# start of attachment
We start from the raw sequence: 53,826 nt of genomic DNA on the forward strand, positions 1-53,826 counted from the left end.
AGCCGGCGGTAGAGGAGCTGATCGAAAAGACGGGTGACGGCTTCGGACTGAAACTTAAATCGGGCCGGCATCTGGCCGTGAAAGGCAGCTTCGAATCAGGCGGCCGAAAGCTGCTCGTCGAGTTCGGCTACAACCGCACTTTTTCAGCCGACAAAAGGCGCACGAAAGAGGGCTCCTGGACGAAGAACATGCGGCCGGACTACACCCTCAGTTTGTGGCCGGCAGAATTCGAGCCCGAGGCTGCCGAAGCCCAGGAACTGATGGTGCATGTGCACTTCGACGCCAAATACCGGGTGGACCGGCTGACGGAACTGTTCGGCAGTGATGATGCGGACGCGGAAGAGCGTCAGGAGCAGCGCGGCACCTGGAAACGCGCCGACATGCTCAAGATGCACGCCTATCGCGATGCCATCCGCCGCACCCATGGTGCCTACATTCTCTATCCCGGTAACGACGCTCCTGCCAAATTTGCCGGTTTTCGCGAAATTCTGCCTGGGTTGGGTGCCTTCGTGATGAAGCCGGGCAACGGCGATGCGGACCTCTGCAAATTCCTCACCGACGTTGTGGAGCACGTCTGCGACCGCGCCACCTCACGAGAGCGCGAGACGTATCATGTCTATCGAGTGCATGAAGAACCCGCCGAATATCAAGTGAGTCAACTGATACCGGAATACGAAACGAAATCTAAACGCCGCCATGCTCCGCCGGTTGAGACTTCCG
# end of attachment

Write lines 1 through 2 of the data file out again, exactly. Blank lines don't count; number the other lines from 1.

We start from the raw sequence: 53,826 nt of genomic DNA on the forward strand, positions 1-53,826 counted from the left end.
AGCCGGCGGTAGAGGAGCTGATCGAAAAGACGGGTGACGGCTTCGGACTGAAACTTAAATCGGGCCGGCATCTGGCCGTGAAAGGCAGCTTCGAATCAGGCGGCCGAAAGCTGCTCGTCGAGTTCGGCTACAACCGCACTTTTTCAGCCGACAAAAGGCGCACGAAAGAGGGCTCCTGGACGAAGAACATGCGGCCGGACTACACCCTCAGTTTGTGGCCGGCAGAATTCGAGCCCGAGGCTGCCGAAGCCCAGGAACTGATGGTGCATGTGCACTTCGACGCCAAATACCGGGTGGACCGGCTGACGGAACTGTTCGGCAGTGATGATGCGGACGCGGAAGAGCGTCAGGAGCAGCGCGGCACCTGGAAACGCGCCGACATGCTCAAGATGCACGCCTATCGCGATGCCATCCGCCGCACCCATGGTGCCTACATTCTCTATCCCGGTAACGACGCTCCTGCCAAATTTGCCGGTTTTCGCGAAATTCTGCCTGGGTTGGGTGCCTTCGTGATGAAGCCGGGCAACGGCGATGCGGACCTCTGCAAATTCCTCACCGACGTTGTGGAGCACGTCTGCGACCGCGCCACCTCACGAGAGCGCGAGACGTATCATGTCTATCGAGTGCATGAAGAACCCGCCGAATATCAAGTGAGTCAACTGATACCGGAATACGAAACGAAATCTAAACGCCGCCATGCTCCGCCGGTTGAGACTTCCG